A proactive approach to apocalyptic scenarios: Join us for a distinguished lecture Jan. 16 on finding near-earth objects — before they find us

Of all the natural disasters that could befall us, only an Earth impact by a large comet or asteroid has the potential to end civilization in a single blow. Yet these near-Earth objects also offer tantalizing clues to our solar system’s origins, and someday could even serve as stepping-stones for space exploration.

Dr. Donald Yeomans is coming to HMNS to explain the science of near-Earth objects — its history, applications, and the ongoing quest to find near-Earth objects before they find us.

Distinguished Lecture Jan. 16: Near Earth Objects: Finding Them Before They Find UsIn its course around the sun, the Earth passes through a veritable shooting gallery of millions of nearby comets and asteroids. One such asteroid is thought to have plunged into our planet 65 million years ago, triggering a global catastrophe that killed off the dinosaurs.

Yeomans provides an up-to-date and accessible guide for understanding the threats posed by near-Earth objects, and also explains how early collisions with them delivered the ingredients that made life on Earth possible. He shows how later impacts spurred evolution, allowing only the most adaptable species to thrive — in fact, we humans may owe our very existence to objects that struck our planet.

Yeomans will take us behind the scenes of today’s efforts to find, track, and study near-Earth objects. He will show how the same comets and asteroids most likely to collide with us could also be mined for precious natural resources like water and oxygen, and used as watering holes and fueling stations for expeditions to Mars and the outermost reaches of our solar system.

What: Distinguished Lecture, “Near Earth Objects: Finding Them Before They Find Us”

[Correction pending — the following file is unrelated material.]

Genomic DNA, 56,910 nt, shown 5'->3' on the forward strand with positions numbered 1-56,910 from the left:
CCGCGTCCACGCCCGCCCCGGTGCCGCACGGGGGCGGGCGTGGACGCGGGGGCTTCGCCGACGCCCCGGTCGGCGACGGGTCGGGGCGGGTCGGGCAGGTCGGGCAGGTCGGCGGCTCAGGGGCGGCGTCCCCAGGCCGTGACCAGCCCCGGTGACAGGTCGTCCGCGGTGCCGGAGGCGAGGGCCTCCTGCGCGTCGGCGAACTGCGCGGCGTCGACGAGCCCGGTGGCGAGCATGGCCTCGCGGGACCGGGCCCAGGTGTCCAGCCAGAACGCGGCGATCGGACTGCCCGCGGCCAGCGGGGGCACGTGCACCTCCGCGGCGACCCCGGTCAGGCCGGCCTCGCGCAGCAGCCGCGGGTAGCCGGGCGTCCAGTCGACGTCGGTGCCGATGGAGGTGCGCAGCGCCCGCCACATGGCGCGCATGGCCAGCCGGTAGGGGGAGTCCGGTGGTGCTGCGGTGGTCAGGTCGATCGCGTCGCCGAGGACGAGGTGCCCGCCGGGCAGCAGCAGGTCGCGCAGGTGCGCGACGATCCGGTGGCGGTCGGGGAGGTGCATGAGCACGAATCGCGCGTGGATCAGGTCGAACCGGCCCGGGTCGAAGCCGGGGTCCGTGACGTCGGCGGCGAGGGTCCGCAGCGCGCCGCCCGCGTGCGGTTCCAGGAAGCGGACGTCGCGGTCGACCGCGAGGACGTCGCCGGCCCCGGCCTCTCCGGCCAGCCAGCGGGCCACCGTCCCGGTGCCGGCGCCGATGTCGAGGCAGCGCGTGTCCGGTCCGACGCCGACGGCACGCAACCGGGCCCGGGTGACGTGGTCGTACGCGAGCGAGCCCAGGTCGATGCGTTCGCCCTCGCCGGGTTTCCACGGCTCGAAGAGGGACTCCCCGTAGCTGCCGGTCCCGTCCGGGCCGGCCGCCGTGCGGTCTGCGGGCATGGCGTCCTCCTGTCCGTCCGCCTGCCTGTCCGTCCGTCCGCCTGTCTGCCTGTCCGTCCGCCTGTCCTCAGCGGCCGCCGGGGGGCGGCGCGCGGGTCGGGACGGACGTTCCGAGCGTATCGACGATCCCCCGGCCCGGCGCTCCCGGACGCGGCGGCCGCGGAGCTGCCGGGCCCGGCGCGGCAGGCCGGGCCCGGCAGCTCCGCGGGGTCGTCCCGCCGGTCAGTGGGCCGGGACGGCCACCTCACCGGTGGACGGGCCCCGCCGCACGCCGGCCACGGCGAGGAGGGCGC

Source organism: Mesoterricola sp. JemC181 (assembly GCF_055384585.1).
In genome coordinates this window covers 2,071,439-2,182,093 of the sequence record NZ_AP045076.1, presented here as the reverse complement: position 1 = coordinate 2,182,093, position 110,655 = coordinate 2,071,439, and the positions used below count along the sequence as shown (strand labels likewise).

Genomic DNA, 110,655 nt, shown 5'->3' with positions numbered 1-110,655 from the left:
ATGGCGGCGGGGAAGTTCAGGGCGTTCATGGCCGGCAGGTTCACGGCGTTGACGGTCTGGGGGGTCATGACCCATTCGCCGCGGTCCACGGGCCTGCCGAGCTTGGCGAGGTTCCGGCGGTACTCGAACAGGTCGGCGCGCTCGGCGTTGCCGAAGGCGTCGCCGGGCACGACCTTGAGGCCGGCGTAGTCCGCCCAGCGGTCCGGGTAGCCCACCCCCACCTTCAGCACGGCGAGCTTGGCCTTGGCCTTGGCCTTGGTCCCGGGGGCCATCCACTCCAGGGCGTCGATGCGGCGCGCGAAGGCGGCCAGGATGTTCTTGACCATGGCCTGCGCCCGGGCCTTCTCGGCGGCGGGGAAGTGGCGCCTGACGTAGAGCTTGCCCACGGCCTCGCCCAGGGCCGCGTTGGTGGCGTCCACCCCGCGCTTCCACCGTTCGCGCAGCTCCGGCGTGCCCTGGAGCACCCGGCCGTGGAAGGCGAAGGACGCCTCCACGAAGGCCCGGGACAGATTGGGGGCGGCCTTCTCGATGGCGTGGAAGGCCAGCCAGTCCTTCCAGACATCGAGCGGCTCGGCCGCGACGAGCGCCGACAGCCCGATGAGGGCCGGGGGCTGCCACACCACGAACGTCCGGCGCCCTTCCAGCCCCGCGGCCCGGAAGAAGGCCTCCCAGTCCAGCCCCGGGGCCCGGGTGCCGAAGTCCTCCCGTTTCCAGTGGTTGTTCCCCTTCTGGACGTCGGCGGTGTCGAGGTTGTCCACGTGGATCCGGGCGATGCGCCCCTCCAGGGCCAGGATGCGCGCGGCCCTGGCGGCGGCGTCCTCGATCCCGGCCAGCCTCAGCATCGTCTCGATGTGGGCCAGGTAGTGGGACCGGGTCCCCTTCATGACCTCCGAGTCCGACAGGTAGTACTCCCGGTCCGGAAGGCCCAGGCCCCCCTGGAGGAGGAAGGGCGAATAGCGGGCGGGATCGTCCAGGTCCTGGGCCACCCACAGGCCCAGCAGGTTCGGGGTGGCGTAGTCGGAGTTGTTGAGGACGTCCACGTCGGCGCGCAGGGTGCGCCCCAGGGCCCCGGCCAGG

Who: Donald Yeomans, NASA Jet Propulsion Laboratory, California Institute of Technology
When: Wednesday, Jan. 16, 6:30 p.m.
Where: HMNS Main, 5555 Hermann Park Dr. 77030
How Much: $18 for the public; $12 for members

Dr. Donald Yeomans is a Senior Research Fellow with the Near-Earth Object Program Office at NASA Jet Propulsion Laboratory at California Institute of Technology. Following the lecture, he will sign copies of his new book Near Earth Objects: Finding Them Before They Find Us.

Click here for advance tickets.

This month, see a ‘Hairy Star!’

An unexpected visitor graces our skies this month.  Comet Lulin is now visible through binoculars in late evening and morning skies.  It makes its closest approach to Earth on February 24, when it may even be dimly visible to the naked eye!

Comet Hale-Bopp
Creative Commons License photo credit: tlindenbaum

Comets are made of ice and dust and are often called ‘dirty snowballs.’ They are believed to be left over from the formation of the solar system.  As comets approach the sun, ice changes into gas and the dust embedded within the ice is released.  A cloud of particles expands out to form a coma around the comet’s solid nucleus. This coma may be a hundred thousand miles across. Radiation pressure of sunlight and the powerful solar wind sweep gases and dust off of the comet, forming tails pointing away from the Sun. The coma and tails of a comet reminded the ancient Greeks of hair; the Greek word ‘kometes’ means ‘hairy.’